## Sunday, April 26, 2015

### Floating point, precision quaifiers, and optimization

ESSL permits optimizations that may change the value of floating point expressions (lowp and mediump precision change, reassociation of addition/multiplication, etc.), which means that identical expressions may give different results in different shaders. This may cause problems with e.g. alignment of geometry in multi-pass algorithms, so output variables may be decorated with the invariant qualifier to force the compiler to be consistent in how it generates code for them. The compiler is still allowed to do value-changing optimizations for invariant expressions, but it need to do it in the same way for all shaders. This may give us interesting problems if optimizations and code generation are done without knowledge of each other...

### Example 1

As an example of the problems we may get with invariant, consider an application that is generating optimized SPIR-V using an offline ESSL compiler, and uses the IR with a Vulkan driver having a simple backend. The backend works on one basic block at a time, and is generating FMA (Fused Multiply-Add) instructions when multiplication is followed by addition. This is fine for invariant, even though FMA changes the precision, as the backend is consistent and always generates FMA when possible (i.e. identical expressions in different shaders will generate identical instructions).

#version 310 es

in float a, b, c;
out invariant float result;

void main() {
float tmp = a * b;
if (c < 0.0) {
result = tmp - 1.0;
} else {
result = tmp + 1.0;
}
}

This is generated exactly as written if no optimization is done; first a multiplication, followed by a compare and branch, and we have two basic blocks doing one addition each. But the offline compiler optimizes this with if-conversion, so it generates SPIR-V as if main was written as
void main()
{
float tmp = a * b;
result = (c < 0.0) ? (tmp - 1.0) : (tmp + 1.0);
}

The optimization has eliminated the branches, and the backend will now see that it can use FMA instructions as everything is in the same basic block.

But the application has one additional shader where main looks like
void main() {
float tmp = a * b;
if (c < 0.0) {
foo();
result = tmp - 1.0;
} else {
result = tmp + 1.0;
}
}

The optimization cannot transform the if-statement here, as the basic blocks are too complex. So this will not use FMA, and will therefore break the invariance guarantee.

### Example 2

It is not only invariant expressions that are problematic — you may get surprising results from normal code too when optimizations done offline and in the backend interacts in interesting ways. For example, you can get different precision in different threads from "redundant computation elimination" optimizations. This happens for cases such as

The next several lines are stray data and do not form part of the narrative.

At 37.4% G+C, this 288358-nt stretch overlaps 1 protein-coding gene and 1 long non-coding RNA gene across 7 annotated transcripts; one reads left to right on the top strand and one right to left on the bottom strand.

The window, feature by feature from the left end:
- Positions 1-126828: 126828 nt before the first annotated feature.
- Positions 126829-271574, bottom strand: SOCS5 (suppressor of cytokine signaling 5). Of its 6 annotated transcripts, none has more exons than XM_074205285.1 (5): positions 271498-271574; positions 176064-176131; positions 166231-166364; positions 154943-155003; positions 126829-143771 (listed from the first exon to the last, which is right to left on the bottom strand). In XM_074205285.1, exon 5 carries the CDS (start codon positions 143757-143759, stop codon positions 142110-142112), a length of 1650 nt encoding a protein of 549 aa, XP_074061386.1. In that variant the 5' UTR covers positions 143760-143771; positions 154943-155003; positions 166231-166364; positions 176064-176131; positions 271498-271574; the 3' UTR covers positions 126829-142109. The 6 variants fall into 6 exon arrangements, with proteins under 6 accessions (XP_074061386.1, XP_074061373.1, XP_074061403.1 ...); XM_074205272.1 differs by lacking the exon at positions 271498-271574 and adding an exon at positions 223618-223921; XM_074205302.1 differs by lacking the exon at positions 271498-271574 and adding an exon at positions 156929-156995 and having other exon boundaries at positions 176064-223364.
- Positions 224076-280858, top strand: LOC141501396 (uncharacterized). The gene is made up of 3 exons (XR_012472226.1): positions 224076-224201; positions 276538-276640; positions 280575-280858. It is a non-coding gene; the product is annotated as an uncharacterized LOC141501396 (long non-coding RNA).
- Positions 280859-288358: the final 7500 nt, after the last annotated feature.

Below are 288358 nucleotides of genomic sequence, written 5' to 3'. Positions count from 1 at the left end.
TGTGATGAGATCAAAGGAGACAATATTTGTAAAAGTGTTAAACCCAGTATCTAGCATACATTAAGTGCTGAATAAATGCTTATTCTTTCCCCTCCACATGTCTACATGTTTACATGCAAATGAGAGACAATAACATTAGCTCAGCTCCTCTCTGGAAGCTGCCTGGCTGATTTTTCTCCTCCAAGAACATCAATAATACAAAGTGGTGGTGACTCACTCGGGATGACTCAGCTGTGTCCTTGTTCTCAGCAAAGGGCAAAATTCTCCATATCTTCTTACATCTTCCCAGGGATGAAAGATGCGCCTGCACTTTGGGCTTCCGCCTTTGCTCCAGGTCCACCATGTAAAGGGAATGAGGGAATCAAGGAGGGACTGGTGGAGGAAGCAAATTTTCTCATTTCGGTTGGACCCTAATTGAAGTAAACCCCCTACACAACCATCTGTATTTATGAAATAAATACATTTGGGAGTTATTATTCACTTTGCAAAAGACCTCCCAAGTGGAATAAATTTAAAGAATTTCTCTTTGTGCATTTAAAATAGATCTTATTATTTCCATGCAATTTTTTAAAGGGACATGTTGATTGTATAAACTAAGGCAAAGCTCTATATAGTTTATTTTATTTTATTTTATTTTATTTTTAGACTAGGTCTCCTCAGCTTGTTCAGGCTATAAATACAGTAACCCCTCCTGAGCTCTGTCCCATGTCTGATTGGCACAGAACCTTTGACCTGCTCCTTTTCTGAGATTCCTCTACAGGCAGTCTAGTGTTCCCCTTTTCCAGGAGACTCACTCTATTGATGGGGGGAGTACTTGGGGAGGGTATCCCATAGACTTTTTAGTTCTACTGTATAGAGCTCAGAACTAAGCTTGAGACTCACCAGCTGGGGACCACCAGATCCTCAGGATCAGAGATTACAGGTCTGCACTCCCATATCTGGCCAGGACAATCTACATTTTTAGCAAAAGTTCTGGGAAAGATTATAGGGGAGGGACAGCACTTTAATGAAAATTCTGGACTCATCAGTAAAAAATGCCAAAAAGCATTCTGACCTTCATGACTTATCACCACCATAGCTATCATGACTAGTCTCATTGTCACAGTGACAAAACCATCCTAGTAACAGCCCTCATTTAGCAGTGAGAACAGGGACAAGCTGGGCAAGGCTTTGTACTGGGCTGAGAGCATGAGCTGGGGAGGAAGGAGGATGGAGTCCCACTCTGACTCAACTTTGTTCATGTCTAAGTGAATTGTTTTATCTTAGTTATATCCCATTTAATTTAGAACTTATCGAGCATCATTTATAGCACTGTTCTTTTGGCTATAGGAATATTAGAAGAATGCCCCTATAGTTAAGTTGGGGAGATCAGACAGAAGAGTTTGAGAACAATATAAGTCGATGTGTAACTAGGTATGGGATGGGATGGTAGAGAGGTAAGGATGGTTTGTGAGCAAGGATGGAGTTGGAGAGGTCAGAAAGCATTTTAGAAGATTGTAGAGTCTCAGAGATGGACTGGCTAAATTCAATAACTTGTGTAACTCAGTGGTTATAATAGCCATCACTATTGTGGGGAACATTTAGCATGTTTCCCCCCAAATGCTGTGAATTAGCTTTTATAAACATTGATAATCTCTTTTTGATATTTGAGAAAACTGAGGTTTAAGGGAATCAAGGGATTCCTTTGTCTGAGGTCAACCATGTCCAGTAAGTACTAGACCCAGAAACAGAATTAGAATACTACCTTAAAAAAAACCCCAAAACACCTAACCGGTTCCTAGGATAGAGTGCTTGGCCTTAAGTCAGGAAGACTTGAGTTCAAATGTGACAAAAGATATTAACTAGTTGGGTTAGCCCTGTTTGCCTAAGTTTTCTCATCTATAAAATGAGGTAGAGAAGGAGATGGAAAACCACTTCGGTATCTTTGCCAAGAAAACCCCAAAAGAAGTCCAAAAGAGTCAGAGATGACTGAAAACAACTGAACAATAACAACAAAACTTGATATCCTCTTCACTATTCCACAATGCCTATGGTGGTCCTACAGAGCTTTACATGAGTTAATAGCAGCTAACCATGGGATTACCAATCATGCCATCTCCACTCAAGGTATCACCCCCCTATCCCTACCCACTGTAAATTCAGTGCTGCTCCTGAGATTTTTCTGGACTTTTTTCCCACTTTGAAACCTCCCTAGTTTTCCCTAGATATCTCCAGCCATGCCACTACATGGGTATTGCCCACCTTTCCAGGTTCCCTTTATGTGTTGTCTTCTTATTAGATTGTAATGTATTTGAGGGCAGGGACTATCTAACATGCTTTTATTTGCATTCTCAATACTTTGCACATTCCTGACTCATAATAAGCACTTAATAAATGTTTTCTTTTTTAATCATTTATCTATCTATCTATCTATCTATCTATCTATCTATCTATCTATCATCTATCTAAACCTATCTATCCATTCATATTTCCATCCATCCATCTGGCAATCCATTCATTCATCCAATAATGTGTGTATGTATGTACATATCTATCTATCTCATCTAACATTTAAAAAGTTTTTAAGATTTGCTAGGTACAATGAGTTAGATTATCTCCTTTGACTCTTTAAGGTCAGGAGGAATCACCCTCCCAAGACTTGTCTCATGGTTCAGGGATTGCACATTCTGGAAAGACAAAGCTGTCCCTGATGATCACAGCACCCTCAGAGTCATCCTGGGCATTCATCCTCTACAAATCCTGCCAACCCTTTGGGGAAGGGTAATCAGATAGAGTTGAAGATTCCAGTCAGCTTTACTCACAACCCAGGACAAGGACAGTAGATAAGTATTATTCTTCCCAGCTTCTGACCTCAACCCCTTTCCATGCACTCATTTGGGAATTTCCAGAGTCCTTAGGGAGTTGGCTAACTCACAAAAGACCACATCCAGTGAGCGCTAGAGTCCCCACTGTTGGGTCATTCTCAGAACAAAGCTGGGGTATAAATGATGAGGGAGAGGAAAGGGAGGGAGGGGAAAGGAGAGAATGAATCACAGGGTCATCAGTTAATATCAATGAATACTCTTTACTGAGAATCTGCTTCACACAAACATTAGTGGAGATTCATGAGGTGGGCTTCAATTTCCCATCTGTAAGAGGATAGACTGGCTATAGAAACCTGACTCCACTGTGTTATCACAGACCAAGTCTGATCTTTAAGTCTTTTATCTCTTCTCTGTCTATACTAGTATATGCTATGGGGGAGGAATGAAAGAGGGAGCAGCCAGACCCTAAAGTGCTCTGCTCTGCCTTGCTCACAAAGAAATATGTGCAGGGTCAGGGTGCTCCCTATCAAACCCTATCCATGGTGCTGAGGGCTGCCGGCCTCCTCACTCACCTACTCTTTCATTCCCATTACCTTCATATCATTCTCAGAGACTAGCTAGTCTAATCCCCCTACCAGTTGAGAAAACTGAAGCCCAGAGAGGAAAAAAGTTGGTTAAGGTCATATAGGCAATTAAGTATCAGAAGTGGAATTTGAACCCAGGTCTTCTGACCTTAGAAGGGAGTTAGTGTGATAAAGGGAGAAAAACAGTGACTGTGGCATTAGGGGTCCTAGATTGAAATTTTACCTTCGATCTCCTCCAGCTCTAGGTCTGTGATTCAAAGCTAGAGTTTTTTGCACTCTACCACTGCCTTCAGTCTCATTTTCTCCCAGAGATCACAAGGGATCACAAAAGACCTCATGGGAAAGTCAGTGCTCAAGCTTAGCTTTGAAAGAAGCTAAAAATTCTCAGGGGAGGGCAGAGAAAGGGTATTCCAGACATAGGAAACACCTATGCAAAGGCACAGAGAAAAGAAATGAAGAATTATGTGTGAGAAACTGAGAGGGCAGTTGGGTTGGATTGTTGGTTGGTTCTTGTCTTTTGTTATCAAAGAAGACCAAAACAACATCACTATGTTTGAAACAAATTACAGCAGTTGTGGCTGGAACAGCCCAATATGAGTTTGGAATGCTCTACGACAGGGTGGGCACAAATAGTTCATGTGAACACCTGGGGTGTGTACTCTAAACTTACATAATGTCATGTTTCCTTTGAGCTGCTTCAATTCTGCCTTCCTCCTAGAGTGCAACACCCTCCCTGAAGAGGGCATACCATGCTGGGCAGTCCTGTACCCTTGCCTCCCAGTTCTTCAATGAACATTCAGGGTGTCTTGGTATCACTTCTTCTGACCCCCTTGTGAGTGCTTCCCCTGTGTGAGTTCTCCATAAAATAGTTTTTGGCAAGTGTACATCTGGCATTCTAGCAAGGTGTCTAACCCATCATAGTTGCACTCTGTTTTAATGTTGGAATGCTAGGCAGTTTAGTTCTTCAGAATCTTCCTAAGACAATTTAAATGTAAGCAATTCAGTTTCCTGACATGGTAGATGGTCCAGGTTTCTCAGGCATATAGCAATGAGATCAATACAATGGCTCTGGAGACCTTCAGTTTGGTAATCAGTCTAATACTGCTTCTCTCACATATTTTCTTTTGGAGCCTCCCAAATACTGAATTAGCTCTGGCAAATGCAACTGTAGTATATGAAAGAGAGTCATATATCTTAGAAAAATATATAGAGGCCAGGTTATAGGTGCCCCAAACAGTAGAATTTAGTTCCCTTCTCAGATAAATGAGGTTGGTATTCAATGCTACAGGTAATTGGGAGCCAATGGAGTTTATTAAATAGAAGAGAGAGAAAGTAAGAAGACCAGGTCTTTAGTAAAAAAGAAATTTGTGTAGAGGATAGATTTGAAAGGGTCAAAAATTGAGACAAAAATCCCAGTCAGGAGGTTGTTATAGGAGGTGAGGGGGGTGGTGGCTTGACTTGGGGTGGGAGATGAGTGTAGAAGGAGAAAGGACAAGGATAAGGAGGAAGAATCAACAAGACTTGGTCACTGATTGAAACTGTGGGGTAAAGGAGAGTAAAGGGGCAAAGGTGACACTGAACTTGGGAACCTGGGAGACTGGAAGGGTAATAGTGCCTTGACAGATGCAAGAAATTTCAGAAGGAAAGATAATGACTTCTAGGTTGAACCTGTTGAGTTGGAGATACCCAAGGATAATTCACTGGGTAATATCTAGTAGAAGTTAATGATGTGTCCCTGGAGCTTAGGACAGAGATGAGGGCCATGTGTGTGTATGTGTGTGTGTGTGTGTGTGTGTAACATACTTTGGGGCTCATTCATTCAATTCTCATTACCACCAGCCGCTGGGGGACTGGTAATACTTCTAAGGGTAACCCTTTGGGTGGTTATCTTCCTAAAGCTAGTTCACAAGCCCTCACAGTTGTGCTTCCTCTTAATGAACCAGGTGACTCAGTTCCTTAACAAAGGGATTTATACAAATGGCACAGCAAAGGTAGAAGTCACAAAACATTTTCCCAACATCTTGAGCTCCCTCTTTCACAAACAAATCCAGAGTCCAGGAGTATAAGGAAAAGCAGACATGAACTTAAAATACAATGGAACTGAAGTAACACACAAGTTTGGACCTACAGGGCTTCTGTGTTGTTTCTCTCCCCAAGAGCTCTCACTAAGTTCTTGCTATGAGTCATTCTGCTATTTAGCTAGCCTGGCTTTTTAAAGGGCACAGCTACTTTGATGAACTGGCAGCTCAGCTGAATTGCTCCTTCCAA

mediump float tmp = a + b;
if (x == 0) {
/* Code not using tmp */
...
} else if (x == 1) {
/* Code using tmp */
...
} else {
/* Code using tmp */
...
}

where tmp is calculated, but not used, for the case "x == 0". The optimization moves the tmp calculation into the two basic blocks where it is used
if (x == 0) {
/* Code not using tmp */
...
} else if (x == 1) {
mediump float tmp = a + b;
/* Code using tmp */
...
} else {
mediump float tmp = a + b;
/* Code using tmp */
...
}
and the backend may now chose to use different precisions for the two mediump tmp calculations.

### Offline optimization with SPIR-V

The examples above are of course silly — higher level optimizations should not be allowed to change control flow for invariant statements, and the "redundant computation elimination" does not make sense for warp-based architectures. But the first optimization would have been fine if used with a better backend that could combine instructions from different basic blocks. And not all GPUs are warp-based. That is, it is reasonable to do this kind of optimizations, but they need to be done in the driver where you have full knowledge about the backend and architecture.

My impression is that many developers believe that SPIR-V and Vulkan implies that the driver will just do simple code generation, and that all optimizations are done offline. But that will prevent some optimizations. It may work for a game engine generating IR for a known GPU, but I'm not sure that the GPU vendors will provide enough information on their architectures/backends that this will be viable either.

So my guess is that the drivers will continue to do all the current optimizations on SPIR-V too, and that offline optimizations will not matter...